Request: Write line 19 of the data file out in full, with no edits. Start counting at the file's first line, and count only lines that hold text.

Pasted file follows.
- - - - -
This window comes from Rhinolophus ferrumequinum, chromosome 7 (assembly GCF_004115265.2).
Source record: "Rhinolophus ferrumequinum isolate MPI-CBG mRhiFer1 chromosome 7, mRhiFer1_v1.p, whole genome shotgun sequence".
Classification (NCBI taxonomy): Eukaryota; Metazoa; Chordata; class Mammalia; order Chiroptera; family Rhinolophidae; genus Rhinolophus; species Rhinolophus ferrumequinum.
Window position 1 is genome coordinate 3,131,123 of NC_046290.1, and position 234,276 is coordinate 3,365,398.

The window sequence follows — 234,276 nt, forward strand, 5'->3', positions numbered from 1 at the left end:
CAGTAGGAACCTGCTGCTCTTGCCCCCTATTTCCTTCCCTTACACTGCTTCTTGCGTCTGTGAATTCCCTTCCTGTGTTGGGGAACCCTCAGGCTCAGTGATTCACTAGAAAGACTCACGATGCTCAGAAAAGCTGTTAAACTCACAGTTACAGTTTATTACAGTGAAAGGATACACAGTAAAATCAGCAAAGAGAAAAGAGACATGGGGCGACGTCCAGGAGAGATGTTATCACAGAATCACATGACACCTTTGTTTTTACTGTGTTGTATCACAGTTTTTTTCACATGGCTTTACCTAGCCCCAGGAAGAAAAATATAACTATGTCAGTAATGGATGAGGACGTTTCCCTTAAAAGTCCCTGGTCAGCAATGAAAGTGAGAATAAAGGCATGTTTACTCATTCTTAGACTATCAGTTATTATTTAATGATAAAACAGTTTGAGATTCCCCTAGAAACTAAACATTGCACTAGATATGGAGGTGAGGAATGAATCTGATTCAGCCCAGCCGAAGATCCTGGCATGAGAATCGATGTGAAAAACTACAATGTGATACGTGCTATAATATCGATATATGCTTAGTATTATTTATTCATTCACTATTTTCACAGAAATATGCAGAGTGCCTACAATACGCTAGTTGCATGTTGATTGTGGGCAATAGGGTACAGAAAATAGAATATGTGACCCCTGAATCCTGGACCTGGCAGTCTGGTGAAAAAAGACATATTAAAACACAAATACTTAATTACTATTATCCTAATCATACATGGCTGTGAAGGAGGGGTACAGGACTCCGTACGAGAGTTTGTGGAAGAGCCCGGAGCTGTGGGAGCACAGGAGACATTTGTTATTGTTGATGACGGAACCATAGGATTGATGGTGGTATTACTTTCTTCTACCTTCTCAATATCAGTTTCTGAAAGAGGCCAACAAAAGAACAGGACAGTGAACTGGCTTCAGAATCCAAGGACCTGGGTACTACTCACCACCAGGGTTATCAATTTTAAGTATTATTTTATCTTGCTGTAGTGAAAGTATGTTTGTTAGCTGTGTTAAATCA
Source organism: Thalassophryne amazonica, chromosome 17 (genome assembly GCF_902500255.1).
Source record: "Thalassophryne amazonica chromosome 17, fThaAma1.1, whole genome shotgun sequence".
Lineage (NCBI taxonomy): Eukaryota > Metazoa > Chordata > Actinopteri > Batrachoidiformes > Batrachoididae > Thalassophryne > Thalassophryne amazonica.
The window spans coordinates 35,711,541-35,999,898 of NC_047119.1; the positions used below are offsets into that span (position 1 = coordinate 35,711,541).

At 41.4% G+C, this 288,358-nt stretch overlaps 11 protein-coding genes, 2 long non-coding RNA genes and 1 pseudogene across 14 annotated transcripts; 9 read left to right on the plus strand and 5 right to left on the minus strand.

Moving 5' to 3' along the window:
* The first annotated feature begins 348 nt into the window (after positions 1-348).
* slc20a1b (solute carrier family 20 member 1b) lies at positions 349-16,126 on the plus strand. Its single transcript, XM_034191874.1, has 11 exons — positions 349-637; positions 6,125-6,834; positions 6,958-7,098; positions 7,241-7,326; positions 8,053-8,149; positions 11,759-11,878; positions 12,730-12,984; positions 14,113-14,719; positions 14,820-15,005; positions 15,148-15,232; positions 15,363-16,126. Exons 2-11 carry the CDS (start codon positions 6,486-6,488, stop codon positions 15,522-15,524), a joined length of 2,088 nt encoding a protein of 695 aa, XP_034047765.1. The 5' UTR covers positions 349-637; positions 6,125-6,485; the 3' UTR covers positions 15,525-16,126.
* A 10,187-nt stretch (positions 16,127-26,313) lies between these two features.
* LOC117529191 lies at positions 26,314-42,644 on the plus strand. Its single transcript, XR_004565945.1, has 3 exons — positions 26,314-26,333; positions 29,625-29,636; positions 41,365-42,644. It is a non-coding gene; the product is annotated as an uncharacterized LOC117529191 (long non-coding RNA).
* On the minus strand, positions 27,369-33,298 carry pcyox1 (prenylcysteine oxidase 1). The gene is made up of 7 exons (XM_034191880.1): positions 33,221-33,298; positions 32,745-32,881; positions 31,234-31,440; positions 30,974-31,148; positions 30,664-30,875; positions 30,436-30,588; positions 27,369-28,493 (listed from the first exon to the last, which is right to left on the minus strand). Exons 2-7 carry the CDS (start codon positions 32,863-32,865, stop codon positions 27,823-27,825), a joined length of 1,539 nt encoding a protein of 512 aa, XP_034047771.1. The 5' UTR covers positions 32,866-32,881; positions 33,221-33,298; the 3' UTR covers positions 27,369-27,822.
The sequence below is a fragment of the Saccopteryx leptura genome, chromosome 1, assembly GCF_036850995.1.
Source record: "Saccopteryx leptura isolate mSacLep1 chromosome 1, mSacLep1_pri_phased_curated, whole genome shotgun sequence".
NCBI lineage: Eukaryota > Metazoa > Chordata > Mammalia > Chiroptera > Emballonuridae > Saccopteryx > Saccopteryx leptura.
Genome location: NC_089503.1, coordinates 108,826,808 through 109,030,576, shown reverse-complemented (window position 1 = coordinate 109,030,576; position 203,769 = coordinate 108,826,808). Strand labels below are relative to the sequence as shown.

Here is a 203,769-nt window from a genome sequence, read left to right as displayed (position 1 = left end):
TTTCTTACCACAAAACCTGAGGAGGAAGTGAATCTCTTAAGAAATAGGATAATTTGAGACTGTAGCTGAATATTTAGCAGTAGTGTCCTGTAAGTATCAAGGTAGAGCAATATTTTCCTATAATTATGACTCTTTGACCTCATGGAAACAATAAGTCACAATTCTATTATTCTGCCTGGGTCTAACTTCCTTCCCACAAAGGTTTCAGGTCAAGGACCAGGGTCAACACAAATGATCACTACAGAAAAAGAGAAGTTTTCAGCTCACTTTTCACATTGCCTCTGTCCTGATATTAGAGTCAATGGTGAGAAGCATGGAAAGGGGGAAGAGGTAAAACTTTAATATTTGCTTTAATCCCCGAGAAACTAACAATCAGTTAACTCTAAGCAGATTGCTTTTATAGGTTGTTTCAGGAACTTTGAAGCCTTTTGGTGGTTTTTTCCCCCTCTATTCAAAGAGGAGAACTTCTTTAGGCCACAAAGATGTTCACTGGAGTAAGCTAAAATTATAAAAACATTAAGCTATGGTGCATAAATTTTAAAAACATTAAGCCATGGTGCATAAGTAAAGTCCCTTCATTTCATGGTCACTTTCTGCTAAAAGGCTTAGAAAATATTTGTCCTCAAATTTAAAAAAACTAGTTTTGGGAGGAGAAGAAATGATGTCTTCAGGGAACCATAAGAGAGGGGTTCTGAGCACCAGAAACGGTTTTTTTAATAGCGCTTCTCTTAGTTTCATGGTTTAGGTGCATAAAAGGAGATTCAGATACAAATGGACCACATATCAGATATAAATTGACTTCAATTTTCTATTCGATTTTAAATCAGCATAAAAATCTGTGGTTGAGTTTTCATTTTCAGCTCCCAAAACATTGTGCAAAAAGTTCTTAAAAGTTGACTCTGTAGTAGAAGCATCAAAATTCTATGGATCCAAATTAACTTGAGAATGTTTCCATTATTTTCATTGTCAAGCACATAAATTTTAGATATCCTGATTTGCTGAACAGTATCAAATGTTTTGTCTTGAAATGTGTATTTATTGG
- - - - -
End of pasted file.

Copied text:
Source record: "Saccopteryx leptura isolate mSacLep1 chromosome 1, mSacLep1_pri_phased_curated, whole genome shotgun sequence".